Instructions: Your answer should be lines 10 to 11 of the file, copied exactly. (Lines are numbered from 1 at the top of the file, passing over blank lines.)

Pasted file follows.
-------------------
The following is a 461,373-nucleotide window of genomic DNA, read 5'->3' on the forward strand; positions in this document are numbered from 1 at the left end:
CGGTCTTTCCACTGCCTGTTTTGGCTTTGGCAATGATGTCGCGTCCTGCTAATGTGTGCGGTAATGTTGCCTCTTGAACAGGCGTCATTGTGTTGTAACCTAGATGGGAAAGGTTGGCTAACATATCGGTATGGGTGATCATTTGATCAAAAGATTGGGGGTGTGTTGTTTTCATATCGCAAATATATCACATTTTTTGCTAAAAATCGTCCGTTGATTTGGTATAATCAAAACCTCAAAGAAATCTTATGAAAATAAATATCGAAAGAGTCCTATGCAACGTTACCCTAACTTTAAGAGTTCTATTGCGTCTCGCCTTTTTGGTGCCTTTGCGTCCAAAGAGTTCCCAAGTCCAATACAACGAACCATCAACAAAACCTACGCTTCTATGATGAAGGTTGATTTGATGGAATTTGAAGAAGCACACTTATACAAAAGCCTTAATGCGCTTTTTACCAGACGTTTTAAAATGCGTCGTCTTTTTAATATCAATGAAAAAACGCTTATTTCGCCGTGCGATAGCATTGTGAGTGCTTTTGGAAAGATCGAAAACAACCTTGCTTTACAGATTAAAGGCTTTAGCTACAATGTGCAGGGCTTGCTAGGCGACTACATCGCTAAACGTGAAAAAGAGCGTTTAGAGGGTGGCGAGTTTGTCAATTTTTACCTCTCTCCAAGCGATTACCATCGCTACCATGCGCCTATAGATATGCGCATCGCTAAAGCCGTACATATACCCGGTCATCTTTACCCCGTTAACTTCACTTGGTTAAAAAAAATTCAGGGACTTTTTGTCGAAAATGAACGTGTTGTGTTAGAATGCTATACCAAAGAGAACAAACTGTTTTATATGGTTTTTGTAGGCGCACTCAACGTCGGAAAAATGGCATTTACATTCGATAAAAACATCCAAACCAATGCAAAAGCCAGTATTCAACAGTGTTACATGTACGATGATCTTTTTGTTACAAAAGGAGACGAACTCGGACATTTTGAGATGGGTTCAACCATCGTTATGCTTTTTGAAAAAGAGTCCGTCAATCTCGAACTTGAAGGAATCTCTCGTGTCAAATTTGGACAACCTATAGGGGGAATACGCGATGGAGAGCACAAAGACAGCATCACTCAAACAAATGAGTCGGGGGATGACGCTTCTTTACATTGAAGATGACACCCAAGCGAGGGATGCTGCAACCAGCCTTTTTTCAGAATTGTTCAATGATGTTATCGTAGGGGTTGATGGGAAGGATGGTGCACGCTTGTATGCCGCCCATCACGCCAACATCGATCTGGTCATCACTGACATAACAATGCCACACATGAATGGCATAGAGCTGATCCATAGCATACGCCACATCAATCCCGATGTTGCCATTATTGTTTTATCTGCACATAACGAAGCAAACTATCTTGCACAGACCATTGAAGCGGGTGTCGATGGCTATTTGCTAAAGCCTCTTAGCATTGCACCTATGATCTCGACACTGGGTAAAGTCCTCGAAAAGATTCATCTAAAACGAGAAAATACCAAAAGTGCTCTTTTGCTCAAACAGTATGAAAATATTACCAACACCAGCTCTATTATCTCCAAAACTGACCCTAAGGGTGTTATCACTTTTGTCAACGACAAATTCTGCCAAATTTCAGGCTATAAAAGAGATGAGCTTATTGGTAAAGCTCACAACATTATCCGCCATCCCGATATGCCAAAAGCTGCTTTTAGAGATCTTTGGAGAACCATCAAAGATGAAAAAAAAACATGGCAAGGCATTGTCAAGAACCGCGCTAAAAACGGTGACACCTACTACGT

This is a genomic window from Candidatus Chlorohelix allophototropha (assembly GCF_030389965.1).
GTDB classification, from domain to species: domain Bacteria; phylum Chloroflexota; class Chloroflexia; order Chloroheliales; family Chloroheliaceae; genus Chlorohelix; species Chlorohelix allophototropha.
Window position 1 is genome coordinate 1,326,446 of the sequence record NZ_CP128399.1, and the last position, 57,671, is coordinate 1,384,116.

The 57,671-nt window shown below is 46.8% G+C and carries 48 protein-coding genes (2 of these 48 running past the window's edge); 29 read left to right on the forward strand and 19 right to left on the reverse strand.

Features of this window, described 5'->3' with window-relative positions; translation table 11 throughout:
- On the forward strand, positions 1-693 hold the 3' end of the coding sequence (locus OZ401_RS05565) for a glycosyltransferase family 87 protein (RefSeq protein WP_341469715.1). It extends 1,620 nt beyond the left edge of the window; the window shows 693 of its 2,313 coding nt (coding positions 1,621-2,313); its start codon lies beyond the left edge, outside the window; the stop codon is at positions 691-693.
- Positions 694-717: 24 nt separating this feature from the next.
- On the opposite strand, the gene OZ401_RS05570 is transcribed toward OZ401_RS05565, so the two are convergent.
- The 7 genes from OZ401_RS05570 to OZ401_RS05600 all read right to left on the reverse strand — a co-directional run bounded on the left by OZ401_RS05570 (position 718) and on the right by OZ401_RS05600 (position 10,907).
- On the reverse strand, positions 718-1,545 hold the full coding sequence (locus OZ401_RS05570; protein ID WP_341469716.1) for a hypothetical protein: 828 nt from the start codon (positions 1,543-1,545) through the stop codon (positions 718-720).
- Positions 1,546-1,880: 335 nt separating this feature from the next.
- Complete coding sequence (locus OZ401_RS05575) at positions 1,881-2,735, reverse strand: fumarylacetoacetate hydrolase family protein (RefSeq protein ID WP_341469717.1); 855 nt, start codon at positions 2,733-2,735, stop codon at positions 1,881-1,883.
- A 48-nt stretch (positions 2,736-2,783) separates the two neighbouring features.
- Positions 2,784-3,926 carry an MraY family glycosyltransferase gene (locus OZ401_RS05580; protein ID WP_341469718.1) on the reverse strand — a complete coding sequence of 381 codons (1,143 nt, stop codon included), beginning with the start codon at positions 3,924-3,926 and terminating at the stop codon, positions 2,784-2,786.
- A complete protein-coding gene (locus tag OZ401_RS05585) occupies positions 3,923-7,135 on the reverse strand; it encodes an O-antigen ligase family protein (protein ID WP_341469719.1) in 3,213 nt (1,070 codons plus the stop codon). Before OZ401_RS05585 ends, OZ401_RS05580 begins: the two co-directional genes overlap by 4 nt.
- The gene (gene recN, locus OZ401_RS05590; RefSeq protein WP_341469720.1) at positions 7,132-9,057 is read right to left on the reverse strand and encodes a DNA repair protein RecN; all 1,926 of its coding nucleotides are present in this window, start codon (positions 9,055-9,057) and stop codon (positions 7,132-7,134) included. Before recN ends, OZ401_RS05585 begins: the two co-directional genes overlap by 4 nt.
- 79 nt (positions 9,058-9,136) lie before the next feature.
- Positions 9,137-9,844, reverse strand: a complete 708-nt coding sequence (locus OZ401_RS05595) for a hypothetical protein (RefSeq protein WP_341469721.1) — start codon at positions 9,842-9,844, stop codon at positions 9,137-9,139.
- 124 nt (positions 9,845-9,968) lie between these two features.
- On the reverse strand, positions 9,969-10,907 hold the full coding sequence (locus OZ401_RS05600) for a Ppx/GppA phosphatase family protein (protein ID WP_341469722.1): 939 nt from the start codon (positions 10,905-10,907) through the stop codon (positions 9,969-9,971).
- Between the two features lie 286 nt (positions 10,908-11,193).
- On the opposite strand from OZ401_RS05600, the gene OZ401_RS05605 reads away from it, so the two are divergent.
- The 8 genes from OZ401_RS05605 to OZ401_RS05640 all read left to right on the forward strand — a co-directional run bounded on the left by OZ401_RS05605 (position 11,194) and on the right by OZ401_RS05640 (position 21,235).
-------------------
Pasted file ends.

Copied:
- On the opposite strand, the gene OZ401_RS05570 is transcribed toward OZ401_RS05565, so the two are convergent.
- The 7 genes from OZ401_RS05570 to OZ401_RS05600 all read right to left on the reverse strand — a co-directional run bounded on the left by OZ401_RS05570 (position 718) and on the right by OZ401_RS05600 (position 10,907).